As the Panthers prepare for training camp, we're going to take a position-by-position look at what to expect when they get to Spartanburg. Today we're taking a look at the offensive line.
CHARLOTTE — The Panthers knew they needed to add offensive linemen, plural, this offseason. And they did that.
It remains to be seen how all those new people come together, and whether the line is actually better this year — or just different and younger.
For anything else that happened, the most important piece of business was keeping right tackle Taylor Moton, and they accomplished that. After using the franchise tag to keep him off the open market, they signed him to a new five-year deal last week, securing him through the 2025 season.
Beyond that one rather large check, however, the Panthers bought off the rack. They made many purchases, none of them particularly eye-popping.
That doesn't preclude the line from being better this year. But it's also not the kind of dramatic makeover some might have expected for a team that only had one returning starter (center Matt Paradis) under contract entering the offseason.
They're banking on the newcomers fitting in quickly, and stabilizing the front so quarterback Sam Darnold has a secure pocket.
It's far from a guarantee, and it's the kind of thing we won't know for a month or more after they've put on pads, hit someone, and settled into a consistent unit.
What's new: The Panthers knew they needed to make their offensive line younger this offseason, and they acted in quantity, if not necessarily quality.
But for all those moves, they didn't sign an established left tackle (Erving has made a career as a swing tackle and versatile backup) or the kind of top-shelf draft pick which would have been easy to justify.
That was a result of other decisions the team made, in the constant quest for options and flexibility.
The decision to trade back twice in the second round (from 39 to 52 and then from 52 to 59) was made so they could stack assets, and recoup some of the picks surrendered in the Darnold trade. But between 39 and 59 (when they were supposed to pick and when they eventually took LSU receiver Terrace Marshall Jr.), a clump of six offensive tackles came off the board. That's not to say all six of them were targets or even under consideration at that point in the draft, but it does speak to the conscious choice to invest more heavily elsewhere.
That made the subsequent trade up to the 70th spot to take Christensen a bit of a necessity, and it's unclear now where he'll fit in. They think the BYU left tackle's upside is higher at guard, and if he plays tackle it's likely going to be on the right because his arms aren't as long as some would prefer (32-1/4 inches and most prefer tackles to have at least 33-inch arms). Sleeve measurements aside, he's an elite athlete, and will likely be starting somewhere eventually.
Brown and Moore give them massive players inside, though it could be a year or two before they hit the field.
What's old: In addition to Moton returning, they also brought back incumbent right guard John Miller, giving them another known commodity. Tackle Trent Scott was also re-signed, though they held the door open for the rest of their free agents. Veteran tackle Russell Okung remains unsigned, while Chris Reed (Indianapolis), Michael Schofield (Baltimore), and Tyler Larsen (Washington) found new homes. That three of those four departures were on the wrong side of 30 is not coincidental.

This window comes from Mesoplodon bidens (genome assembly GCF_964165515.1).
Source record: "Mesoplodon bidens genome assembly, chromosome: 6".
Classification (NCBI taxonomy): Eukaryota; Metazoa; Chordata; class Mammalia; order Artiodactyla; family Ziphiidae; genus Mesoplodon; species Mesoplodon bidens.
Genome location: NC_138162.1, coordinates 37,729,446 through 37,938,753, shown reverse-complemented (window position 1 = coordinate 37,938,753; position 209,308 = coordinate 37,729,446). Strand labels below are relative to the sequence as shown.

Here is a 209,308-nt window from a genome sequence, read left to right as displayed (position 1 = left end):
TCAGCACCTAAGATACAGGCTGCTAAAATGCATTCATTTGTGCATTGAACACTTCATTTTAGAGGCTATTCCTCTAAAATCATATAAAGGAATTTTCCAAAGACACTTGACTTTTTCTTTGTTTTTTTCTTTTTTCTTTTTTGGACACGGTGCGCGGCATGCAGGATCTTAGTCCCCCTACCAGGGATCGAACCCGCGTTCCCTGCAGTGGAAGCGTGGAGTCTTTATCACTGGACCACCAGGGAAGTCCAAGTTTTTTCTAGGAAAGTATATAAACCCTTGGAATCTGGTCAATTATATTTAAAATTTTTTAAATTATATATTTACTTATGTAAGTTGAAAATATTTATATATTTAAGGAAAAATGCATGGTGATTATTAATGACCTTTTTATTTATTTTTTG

Depending on how the competition for the left tackle job shakes out, it's possible the Panthers could have just one new starter from last year (since Scott is an option there, after starting four games last year when Okung was injured).
What we know: They definitely have more options.
Moton took just enough snaps on the left in OTAS and minicamp to tease at the possibility, though he's more experienced (and thus better) on the right.
Elflein's likely slated at left guard, though he could eventually play center (perhaps after this year, the final year on Paradis' contract). Christensen could play either guard spot or right tackle. Dennis Daley could end up at left tackle, or guard, so long as he's healthy. Greg Little will likely get some work on the right as they determine if they can find value in the former second-round pick. They tried to give everyone snaps at multiple positions throughout the spring, so that once they have a settled starting five, they have as much versatility as possible.
At some point in camp they'll have to zoom in, but that won't be for a few weeks, at least.
What we don't know: How many of those options are better than the ones they replaced.
It's possible that Erving's not the answer at left tackle, which means continuing the streak since Jordan Gross' retirement after the 2013 season of not having a long-term solution at the position. If the right 60 percent of the line continues to be Paradis, Miller, and Moton, it's at least an argument for stability. That doesn't mean it's not better than last year, but perhaps not dramatically so.
What to expect: Watching these guys once pads go on should be fascinating.
The Panthers invested in the defensive front this offseason, so seeing the guys in the middle working against Derrick Brown and DaQuan Jones and the tackles squaring up with Brian Burns and Haason Reddick and Morgan Fox should provide an early look at their progress as pass-protectors.
Otherwise, they're likely to roll through a number of combinations of players and positions before they find the five they're looking for — in hopes that those five are already on hand.
Stay tuned, because this might be the most intriguing position to watch in camp.
View the best photos of tackle Taylor Moton from 2017-22 with the Carolina Panthers.